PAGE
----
• The fourth element in the overall strategy of the US is to undermine the concept of special and differential treatment (S&DT) during trade negotiations. By shredding the concept of S&DT, a fundamental pillar of both the GATT and the WTO, the US wants the same rules to apply to the developed countries and to some of the larger developing countries.
• This would severely erode the ability of India and similar other countries to protect vulnerable sections — particularly fishermen and farmers — from the market-grabbing designs of the US. India has stood up firmly to the US on this issue and has also succeeded in mobilising about a dozen developing countries to oppose any dilution of S and DT.
• However, the US may not hesitate to wield the big stick, yet again, in order to coerce countries such as India to ‘voluntarily’ renounce any claims to S and DT provisions in the future.
Digital trade, e-commerce
• The final element in this grand strategy is to bulldoze negotiations at the WTO on the key issue of its interest digital trade and electronic commerce.
• While there is no multilateral consensus on initiating negotiation on this issue, this has not prevented the US from pushing ahead with negotiations with 74 other countries.
• It is also using all available platforms, such as the United Nations, to champion the supposed gains for developing countries if they agree to negotiate binding rules at the WTO on digital trade.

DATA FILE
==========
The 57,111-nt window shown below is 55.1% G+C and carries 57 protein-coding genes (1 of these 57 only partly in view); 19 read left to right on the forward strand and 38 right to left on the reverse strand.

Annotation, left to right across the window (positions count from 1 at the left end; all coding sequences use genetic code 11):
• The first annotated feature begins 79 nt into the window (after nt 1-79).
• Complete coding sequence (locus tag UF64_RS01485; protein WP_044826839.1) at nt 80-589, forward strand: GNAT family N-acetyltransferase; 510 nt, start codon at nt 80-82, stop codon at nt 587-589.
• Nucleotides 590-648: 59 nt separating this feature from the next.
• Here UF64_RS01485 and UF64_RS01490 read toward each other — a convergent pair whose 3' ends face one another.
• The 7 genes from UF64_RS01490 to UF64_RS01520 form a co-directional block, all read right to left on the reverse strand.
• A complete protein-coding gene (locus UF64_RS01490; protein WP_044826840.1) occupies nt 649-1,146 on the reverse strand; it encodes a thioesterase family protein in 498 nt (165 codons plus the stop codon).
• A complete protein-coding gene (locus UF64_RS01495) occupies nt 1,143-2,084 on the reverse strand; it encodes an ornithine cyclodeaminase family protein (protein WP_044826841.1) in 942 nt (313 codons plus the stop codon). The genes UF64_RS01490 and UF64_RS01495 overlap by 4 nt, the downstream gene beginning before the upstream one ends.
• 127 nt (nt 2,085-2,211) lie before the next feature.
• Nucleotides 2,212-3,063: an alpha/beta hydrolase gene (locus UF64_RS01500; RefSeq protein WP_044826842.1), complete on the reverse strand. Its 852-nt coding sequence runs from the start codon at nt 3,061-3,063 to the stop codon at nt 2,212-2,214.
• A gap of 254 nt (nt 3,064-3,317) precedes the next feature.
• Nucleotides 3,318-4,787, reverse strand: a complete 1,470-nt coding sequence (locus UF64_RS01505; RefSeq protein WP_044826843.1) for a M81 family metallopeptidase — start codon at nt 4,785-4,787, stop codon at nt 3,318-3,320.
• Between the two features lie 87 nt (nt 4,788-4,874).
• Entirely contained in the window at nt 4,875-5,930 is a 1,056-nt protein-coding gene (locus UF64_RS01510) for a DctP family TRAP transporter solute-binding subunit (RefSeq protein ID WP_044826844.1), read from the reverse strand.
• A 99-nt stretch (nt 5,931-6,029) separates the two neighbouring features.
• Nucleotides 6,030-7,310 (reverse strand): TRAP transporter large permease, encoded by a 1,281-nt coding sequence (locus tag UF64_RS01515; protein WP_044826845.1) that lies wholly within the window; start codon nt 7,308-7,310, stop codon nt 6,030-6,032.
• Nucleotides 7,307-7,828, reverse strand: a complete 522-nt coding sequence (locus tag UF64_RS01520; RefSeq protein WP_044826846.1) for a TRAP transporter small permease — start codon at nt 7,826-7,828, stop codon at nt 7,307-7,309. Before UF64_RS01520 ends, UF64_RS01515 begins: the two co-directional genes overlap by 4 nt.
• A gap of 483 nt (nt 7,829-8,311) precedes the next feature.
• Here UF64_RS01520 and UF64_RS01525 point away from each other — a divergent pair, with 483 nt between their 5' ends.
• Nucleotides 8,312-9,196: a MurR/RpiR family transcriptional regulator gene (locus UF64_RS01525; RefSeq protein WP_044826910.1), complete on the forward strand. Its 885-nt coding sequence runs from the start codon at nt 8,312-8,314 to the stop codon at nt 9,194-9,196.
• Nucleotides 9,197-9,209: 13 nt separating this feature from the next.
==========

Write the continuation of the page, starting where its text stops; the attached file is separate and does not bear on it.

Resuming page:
• Further, strong pointers already exist suggesting that at the forthcoming summit of G20 leaders to be held in June, President Shinzo Abe of Japan will lend a helping hand to the US in nudging India, South Africa and Indonesia to join the bandwagon of negotiation on digital trade. The outcome of these negotiations would be totally asymmetric and skewed.
• Developing countries would be compelled to give up the data generated in their country for free to the digital giants in the developed countries.
• This would fuel the business of the digital giants, without any benefit accruing to the developing countries.
• The illegal actions of the US over the past one year may not provide any inkling of an underlying coherent strategy.
• However, join the dots and it becomes clear that the US is resorting to all tricks, fair and foul, for rewriting trade rules to further bend the international trading system in its favour.
• So far, India has firmly resisted the US pressure. In order to further strengthen its hands, India needs to explain the dangers of the US strategy to other developing countries and get them on its side.
• This is the only effective way to prevent the US from pushing ahead with its own commercial interest, while totally ignoring the development concerns of other countries, including India.
Q.1) Which among the following is/are part of Revenue Receipts of the Government?
2. Income earned from Taxes
4. Profits/Dividend of the Public Sector Undertakings (PSUs)
Select the correct answer using the code given below:
(a) 1 and 2 only
(b) 1 and 3 only
(c) 2 and 3 only
(d) 2 and 4 only
Correct Answer: D
Q.1) India must join hands with other nations to prevent the US from bending the global trading system in its favour. Comment.